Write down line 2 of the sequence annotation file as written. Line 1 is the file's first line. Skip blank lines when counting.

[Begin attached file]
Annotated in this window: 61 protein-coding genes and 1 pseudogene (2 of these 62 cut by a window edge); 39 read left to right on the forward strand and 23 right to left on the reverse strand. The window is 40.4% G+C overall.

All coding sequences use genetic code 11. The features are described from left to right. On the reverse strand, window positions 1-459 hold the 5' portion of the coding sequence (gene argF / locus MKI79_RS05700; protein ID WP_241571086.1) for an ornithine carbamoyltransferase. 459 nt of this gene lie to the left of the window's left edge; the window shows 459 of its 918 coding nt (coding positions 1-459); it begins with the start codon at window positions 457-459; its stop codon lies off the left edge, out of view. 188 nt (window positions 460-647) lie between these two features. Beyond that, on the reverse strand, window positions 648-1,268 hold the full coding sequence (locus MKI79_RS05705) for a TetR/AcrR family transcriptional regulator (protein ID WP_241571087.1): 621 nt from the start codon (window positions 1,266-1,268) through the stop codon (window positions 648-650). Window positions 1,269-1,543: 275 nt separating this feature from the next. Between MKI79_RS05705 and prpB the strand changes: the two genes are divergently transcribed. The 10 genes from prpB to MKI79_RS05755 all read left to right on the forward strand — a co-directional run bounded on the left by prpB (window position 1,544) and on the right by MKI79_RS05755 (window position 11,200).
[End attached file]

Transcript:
All coding sequences use genetic code 11. The features are described from left to right. On the reverse strand, window positions 1-459 hold the 5' portion of the coding sequence (gene argF / locus MKI79_RS05700; protein ID WP_241571086.1) for an ornithine carbamoyltransferase. 459 nt of this gene lie to the left of the window's left edge; the window shows 459 of its 918 coding nt (coding positions 1-459); it begins with the start codon at window positions 457-459; its stop codon lies off the left edge, out of view. 188 nt (window positions 460-647) lie between these two features. Beyond that, on the reverse strand, window positions 648-1,268 hold the full coding sequence (locus MKI79_RS05705) for a TetR/AcrR family transcriptional regulator (protein ID WP_241571087.1): 621 nt from the start codon (window positions 1,266-1,268) through the stop codon (window positions 648-650). Window positions 1,269-1,543: 275 nt separating this feature from the next. Between MKI79_RS05705 and prpB the strand changes: the two genes are divergently transcribed. The 10 genes from prpB to MKI79_RS05755 all read left to right on the forward strand — a co-directional run bounded on the left by prpB (window position 1,544) and on the right by MKI79_RS05755 (window position 11,200).